Q&A: Pacing for your marathon goals
This is part of a series of posts I’m doing focused on marathon training. To get “The .2” posts in your inbox, sign-up here!
Welcome to another edition of Coach Carl Q&A (submit your questions here). Let’s get to it!
I’ve been training for a 7:05 pace (~3:06 marathon); however, my number one goal is to re-qualify for Boston. I’m 40, so my time needs to be better than 3:15 (~7:25 pace). I was hoping a worst case 3:12 (~7:19 pace). I was wondering what you suggest for a pace strategy. Chicago will have various pace groups that I could join too. What are your thoughts on pacing? Should I run with the 3:10 pace team?
I love this question because it hits on two really important topics:
1) How should you approach pacing your race
2) How best to use pace groups
Let’s talk about the first aspect:
Your best approach to pacing your race
As a rule, it’s always going to be better to try and run even or slightly negative (faster in the second half of the race) when you’re looking to PR.
Yes, there are examples of people who go out fast, hit the wall, and still managed to hang on to run a good time. But from a physiological perspective, going out too fast is going to get you into a lot more trouble than going out too slowly. Partly that’s an issue with the availability of fuel for your body (running at a higher relative intensity burns through carbohydrates more quickly), and partly it has to do with the energy systems themselves.
going out too fast is going to get you into a lot more trouble than going out too slowly
Because of that, it’s always better to be conservative than aggressive at the start of your marathon. So in this example, where the REAL goal is 3:12, it probably doesn’t make a lot of sense to go out at 3:06 pace. If B is having a good day, he will be able to hold on and hit 3:06, but if he’s having a bad day going out at that pace may cause him to blow up and run 3:15.
I think it’s better to aim for 3:12-3:15 pace at the start of the race, and pick it up later if things are going well and he’s feeling good.
The other advantage of this approach is that it’s much more fun mentally to be picking up the pace and passing people late in the race rather than being passed. A big part of why the final miles of a marathon are so hard is a mind game and putting yourself in a good frame of mind will go a long way towards finishing strong.
As for the second part of this question:
The best way to use pace groups
Pace groups are awesome. If the race that you’re doing offers them, you should definitely take advantage of them. Of course a big part of the benefit will be keeping you on pace, but you’ll also get a boost running with other people aiming for the same goal, and you can mentally check-out for most of the race and go with the flow — saving mental energy for those really tough miles at the end of the race.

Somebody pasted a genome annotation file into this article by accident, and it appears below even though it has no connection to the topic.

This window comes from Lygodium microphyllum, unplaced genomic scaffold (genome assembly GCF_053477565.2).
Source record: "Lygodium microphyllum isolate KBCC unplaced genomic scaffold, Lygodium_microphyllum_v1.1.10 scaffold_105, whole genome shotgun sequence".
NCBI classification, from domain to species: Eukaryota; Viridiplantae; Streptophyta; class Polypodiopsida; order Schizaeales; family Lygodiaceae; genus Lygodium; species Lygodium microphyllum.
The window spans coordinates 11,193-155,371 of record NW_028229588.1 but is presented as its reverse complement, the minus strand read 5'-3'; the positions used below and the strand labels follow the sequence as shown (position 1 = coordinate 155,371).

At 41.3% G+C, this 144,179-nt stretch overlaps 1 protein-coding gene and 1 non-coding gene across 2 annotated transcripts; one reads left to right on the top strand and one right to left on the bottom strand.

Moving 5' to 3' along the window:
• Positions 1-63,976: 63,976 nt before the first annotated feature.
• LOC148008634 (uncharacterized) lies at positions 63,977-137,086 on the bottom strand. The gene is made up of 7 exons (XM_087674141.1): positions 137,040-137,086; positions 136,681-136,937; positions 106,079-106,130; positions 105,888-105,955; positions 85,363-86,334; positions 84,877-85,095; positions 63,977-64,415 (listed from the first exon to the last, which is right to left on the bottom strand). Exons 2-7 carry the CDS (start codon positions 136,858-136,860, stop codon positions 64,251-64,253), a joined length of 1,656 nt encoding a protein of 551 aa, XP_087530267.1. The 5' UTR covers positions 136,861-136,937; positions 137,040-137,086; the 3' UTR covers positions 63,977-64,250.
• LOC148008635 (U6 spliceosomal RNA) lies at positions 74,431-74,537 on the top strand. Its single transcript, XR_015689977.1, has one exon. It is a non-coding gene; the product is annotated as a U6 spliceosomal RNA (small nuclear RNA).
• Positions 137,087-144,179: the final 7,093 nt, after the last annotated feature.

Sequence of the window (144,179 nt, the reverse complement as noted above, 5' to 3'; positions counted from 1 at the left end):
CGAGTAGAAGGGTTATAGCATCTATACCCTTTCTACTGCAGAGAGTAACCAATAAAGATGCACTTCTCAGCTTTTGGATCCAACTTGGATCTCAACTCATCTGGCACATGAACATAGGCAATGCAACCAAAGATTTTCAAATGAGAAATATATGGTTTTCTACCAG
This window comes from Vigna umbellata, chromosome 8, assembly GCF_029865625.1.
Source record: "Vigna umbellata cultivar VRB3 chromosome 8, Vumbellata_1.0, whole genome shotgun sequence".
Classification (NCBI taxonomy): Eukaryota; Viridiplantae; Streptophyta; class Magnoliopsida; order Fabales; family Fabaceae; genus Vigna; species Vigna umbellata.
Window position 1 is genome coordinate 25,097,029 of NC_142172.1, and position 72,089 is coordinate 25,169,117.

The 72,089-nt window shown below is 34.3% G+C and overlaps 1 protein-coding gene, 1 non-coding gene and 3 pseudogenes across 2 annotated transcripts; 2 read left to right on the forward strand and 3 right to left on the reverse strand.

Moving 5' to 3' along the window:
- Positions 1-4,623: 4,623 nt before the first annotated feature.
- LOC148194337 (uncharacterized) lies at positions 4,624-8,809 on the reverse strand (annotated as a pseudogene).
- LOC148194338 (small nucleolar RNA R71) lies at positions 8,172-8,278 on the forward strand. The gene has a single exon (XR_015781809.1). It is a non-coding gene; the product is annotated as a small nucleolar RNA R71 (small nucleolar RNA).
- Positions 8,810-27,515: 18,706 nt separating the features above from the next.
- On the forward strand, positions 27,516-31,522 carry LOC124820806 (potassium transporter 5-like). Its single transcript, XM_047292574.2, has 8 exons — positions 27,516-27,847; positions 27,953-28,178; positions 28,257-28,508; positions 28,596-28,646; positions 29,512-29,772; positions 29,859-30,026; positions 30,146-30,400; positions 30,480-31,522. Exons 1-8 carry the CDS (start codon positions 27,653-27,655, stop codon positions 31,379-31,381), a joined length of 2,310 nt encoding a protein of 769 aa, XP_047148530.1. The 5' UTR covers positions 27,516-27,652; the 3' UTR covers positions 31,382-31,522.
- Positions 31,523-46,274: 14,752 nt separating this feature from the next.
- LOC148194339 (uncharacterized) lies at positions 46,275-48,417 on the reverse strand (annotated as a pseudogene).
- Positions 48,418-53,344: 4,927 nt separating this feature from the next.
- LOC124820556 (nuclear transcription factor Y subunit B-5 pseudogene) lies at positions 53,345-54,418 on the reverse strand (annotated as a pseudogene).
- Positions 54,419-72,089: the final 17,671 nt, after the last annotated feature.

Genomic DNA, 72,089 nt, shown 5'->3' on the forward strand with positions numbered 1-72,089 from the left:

This is one big problem with pace groups that you’ll see over and over, and a couple others that will crop up from time to time.
The big problem is that by design, pace groups are led by people who are very comfortable running that pace — because their race times are much faster than that pace. Of course that makes it more likely that the leaders will be able to bring their pace group through at the correct time, but it also means that they may not have much (if any) experience running the pace they’re supposed to be running.
Because of that, you see pace groups start out too fast ALL THE TIME.
And, as I mentioned above, starting out too fast is a big problem in longer races! You may hear the pacers say “no big deal, we’ll slow down in the next mile” when they go too fast at the beginning, but not everyone in their pace group will be able to recover from that fast mile as easily as they will.
Other problems with pace groups can come on hilly courses when either:
A) the pacers don’t know where the hills are and/or
B) they have different ideas of how to run them.
There is a bit of a debate about whether you should strictly run the pace (e.g. 8:00 pace for every mile to run 3:30 regardless of hills), or slow down on the uphills and pick up the pace on the downhills to average 8:00. I prefer varying pace to account for hills, and of course you can’t really do that if you’re not familiar with the course.
Finally you can run into weird situations where all the pacers for a pace group drop out (seen it happen), can’t run the pace (seen it happen), or are running different paces and yelling at each other about it (seen it happen).
Bottom line: pace groups are a great tool to help you with your race, but you shouldn’t count solely on them to get you to your goal.
About Coach Carl
Coach Carl is a USA Track & Field Level 2 endurance coach who works with runners of all ability levels to reach their goals. He has been featured in Runner’s World, Women’s Health, Men’s Fitness, and Competitor. For information on his coaching services, click here.